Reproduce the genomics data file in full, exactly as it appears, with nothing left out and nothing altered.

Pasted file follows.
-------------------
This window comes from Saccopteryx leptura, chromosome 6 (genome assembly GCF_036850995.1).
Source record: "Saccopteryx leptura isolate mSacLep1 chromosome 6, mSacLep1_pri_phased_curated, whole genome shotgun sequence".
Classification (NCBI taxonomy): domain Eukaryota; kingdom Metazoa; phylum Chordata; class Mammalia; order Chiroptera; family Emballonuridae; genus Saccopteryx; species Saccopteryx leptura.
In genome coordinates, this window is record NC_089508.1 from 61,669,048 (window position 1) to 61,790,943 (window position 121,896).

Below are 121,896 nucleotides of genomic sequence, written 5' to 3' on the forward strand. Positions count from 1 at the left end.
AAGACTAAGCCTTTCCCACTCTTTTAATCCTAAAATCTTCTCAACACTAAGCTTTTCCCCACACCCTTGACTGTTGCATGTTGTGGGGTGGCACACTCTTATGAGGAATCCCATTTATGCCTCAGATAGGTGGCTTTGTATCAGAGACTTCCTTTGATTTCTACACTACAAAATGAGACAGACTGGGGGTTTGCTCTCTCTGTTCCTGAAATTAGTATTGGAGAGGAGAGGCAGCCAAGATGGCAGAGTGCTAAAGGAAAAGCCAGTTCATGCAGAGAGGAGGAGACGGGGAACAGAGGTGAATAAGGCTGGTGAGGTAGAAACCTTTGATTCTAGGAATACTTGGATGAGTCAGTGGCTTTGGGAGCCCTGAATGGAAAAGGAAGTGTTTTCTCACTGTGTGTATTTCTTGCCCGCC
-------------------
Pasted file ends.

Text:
This window comes from Saccopteryx leptura, chromosome 6 (genome assembly GCF_036850995.1).
Source record: "Saccopteryx leptura isolate mSacLep1 chromosome 6, mSacLep1_pri_phased_curated, whole genome shotgun sequence".
Classification (NCBI taxonomy): domain Eukaryota; kingdom Metazoa; phylum Chordata; class Mammalia; order Chiroptera; family Emballonuridae; genus Saccopteryx; species Saccopteryx leptura.
In genome coordinates, this window is record NC_089508.1 from 61,669,048 (window position 1) to 61,790,943 (window position 121,896).

Below are 121,896 nucleotides of genomic sequence, written 5' to 3' on the forward strand. Positions count from 1 at the left end.
AAGACTAAGCCTTTCCCACTCTTTTAATCCTAAAATCTTCTCAACACTAAGCTTTTCCCCACACCCTTGACTGTTGCATGTTGTGGGGTGGCACACTCTTATGAGGAATCCCATTTATGCCTCAGATAGGTGGCTTTGTATCAGAGACTTCCTTTGATTTCTACACTACAAAATGAGACAGACTGGGGGTTTGCTCTCTCTGTTCCTGAAATTAGTATTGGAGAGGAGAGGCAGCCAAGATGGCAGAGTGCTAAAGGAAAAGCCAGTTCATGCAGAGAGGAGGAGACGGGGAACAGAGGTGAATAAGGCTGGTGAGGTAGAAACCTTTGATTCTAGGAATACTTGGATGAGTCAGTGGCTTTGGGAGCCCTGAATGGAAAAGGAAGTGTTTTCTCACTGTGTGTATTTCTTGCCCGCC